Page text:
Mass admitted afterwards to the Sydney Morning Herald that for the first part of the game his performance was affected by nerves, obviously the second part wasn’t as he grabbed a goal and like Yaser, was awarded the Man of the Match gong.
Luongo scored with a fine header, not perhaps a skill he’s remembered for in Wiltshire, whereas Yaser’s effort was perhaps a bit more typical. I think Sam Morshead exclaimed on Twitter that it was Brighton all over again, and he’d be right.
Renowned stand-out news agency The Times of Oman described the goal as ‘magical’ (spot the ‘third tier’) and included a fantastic picture of Yas, looking defiant with a sprinkling of his usual Hollywood film star cool.
Sportsfan.com went with ‘stunning’ and carry a nice interview with the man himself, the Bangkok Post (the world’s window on Thailand) describe it as ‘wizardry’. The Guardian plump also for ‘magical’ and manage to sum up the Iraqi’s effort brilliantly:
“Kasim, who plays for Swindon Town in the third tier (ahem) of English football, scored the winner in the 77th minute with a touch of Messi-style magic and a little slice of luck”
Decide yourself as you can bask in the reflected glory of both goals here:
Full Yaser match highlights:
Kasim wasn’t to score again in the tournament, (apart from a penalty shoot-out strike), but the world of football would’ve imploded if this ‘knuckleball’ had found the net:
That fantastic effort (and what a save) came in a hard-fought encounter with local rivals Iran, Iraq eventually prevailed on penalties after a thrilling 3-3 game. As previously mentioned, Kasim netted in the shootout and also earned a penalty in regular time when he was hauled down by Iran’s Morteza Pouraliganji. In fact, you can read all of Iraq’s match reports here.
Meanwhile back in the Australian camp, Luongo seemed to have a taste for delivering a Man of the Match performances, bringing home another trophy for his mantelpiece whilst helping the Socceroos to crush the might of the United Arab Emirates. He didn’t manage to get on the scoresheet but provided both assists for the goals.
This time it was the turn of the Brisbane Times to gush over Luongo’s performance, at least they managed to acknowledge Swindon’s footballing status correctly.
Just as the Aussies were kangaroo-ing towards the final, Kasim’s journey was to come to an end in the Semi’s, with Iraq losing two nil to Korea. Yas was suspended for the game, read what you like into that.
For this article I did copious amounts of research on both Swindon players, unfortunately my Mesopotamian Arabic is not that great so I was somewhat limited for Kasim. The English language site Iraqi News carried an interesting article musing over the changing face of Iraqi football. It reflects how the home-grown domination of the national side is beginning to weaken, with plenty of talent now plying their trades outside of Iraq, obviously Yas gets a mention as does MLS starlet Justin Meram.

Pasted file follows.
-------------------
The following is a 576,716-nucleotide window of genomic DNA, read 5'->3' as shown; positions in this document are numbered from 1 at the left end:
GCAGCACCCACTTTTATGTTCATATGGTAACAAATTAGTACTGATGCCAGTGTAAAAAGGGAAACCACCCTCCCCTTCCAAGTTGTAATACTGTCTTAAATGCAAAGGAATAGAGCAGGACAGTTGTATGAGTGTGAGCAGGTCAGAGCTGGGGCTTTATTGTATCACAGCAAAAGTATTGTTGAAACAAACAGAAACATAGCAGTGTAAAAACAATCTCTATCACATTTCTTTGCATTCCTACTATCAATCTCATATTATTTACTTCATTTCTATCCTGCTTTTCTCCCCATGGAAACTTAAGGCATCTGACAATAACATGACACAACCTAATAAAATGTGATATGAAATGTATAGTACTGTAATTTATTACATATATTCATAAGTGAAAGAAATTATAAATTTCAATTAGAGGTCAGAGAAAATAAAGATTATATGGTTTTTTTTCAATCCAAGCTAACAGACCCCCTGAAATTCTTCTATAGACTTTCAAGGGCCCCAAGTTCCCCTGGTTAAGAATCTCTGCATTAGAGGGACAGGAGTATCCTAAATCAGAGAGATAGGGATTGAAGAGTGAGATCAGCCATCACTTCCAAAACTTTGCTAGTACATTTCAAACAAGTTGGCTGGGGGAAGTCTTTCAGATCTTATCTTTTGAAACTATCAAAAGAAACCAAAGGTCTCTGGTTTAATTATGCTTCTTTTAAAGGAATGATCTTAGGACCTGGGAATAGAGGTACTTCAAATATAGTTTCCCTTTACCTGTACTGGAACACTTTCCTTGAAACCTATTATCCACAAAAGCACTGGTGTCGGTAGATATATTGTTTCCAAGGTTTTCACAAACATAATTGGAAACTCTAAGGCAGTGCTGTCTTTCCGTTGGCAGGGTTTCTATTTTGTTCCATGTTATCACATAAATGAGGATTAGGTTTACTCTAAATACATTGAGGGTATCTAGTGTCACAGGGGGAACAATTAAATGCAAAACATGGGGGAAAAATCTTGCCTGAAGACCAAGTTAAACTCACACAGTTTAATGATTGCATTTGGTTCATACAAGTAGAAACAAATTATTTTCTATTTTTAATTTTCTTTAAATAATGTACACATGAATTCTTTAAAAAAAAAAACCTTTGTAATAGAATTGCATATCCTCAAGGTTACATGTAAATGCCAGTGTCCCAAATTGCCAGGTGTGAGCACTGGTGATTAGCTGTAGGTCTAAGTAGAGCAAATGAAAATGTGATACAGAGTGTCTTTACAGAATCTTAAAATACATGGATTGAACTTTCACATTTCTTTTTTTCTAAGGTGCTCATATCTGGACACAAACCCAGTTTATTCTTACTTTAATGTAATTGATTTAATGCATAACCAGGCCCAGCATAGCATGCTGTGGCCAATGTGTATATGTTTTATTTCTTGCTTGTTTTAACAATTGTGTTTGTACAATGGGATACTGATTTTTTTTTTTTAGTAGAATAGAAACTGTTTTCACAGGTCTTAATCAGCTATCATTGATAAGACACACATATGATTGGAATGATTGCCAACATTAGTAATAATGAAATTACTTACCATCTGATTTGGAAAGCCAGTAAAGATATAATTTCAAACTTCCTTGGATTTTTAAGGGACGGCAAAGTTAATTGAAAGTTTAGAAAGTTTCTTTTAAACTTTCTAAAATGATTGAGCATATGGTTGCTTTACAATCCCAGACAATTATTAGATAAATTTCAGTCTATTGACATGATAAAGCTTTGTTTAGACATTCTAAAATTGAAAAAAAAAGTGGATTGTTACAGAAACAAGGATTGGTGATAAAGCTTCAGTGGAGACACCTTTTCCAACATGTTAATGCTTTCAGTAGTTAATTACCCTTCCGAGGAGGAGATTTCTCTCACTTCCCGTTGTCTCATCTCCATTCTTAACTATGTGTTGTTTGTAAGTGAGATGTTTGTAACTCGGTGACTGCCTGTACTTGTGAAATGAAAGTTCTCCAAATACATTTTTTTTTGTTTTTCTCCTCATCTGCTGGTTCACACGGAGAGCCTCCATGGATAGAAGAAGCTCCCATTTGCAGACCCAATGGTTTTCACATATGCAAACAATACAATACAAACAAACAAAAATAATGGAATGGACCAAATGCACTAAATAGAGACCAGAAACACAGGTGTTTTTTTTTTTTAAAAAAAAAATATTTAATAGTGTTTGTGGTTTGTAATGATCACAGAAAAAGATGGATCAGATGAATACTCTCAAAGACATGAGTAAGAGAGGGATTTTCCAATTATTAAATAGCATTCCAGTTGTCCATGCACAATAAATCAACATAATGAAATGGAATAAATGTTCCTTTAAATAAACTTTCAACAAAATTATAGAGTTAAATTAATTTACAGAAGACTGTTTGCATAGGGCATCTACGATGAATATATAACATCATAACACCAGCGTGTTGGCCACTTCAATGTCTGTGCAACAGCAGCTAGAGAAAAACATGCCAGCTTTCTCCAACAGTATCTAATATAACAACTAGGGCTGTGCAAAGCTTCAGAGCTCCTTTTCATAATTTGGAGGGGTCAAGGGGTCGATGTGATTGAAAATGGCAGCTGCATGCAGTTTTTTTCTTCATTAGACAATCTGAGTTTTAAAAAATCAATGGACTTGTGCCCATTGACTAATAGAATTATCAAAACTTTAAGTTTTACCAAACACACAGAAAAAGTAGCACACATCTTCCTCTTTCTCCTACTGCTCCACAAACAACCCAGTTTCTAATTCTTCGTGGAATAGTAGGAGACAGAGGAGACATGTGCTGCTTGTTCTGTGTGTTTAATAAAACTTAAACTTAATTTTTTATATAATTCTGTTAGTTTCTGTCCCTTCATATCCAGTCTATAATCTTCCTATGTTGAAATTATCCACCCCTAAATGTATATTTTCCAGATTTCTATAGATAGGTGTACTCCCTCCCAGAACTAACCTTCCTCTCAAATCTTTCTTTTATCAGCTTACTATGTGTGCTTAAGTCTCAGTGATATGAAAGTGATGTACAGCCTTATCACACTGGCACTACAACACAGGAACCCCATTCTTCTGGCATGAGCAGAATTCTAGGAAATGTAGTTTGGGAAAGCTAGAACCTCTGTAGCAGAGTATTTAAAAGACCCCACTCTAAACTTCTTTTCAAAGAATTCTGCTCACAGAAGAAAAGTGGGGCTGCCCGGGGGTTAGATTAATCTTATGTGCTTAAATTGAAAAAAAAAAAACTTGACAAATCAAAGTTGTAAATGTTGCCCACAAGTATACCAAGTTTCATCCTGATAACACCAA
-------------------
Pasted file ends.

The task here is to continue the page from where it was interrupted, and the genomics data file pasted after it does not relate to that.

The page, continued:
Luckily through the power of social media I was able to call on Baghdad based Graphic Designer Ali Abdulwahed (@ali3d2004 – well worth a follow) for his take on Yaser’s performances. He kindly sent me the following, and provided the translations.
To paraphrase, the articles state that he has had plenty of offers from several clubs in the Gulf region but has turned them down as he’s very happy with life at Swindon at the moment. It also mentions that he was the star turn in the Iran encounter and is one top performing midfielders in the tournament (more on that later).
The player piece includes quotes from the Iran and Osasuna star Javad Nekounam, saying that Yas was instrumental in the game. Apparently he cut out all the balls passed through the midfield and ‘prevented me from breathing in the game – a fighter player’. Now that all sounds a bit dramatic but I think we get the gist having witnessed similar performances from Kasim over the season.
As Iraq fell to Korea, Australia eased into the finals with that comprehensive win over the UAE, so how would the hosts fare under the pressure of an enthusiastic and expectant home crowd?
Most Town fans tuned in, hoping once more for a low-key Mass performance, with speculation already mounting over possible bids, a stellar performance in such an environment would only increase the pressure to sell further. So far Lee Power had swatted away several reported bids like a man being pestered by a persistent fly. But if that fly was to return and flit around with several millions pounds stuck to its feet (instead of the normal dog shite and general disease-ridden filth) then surely Power would begin to acquiesce?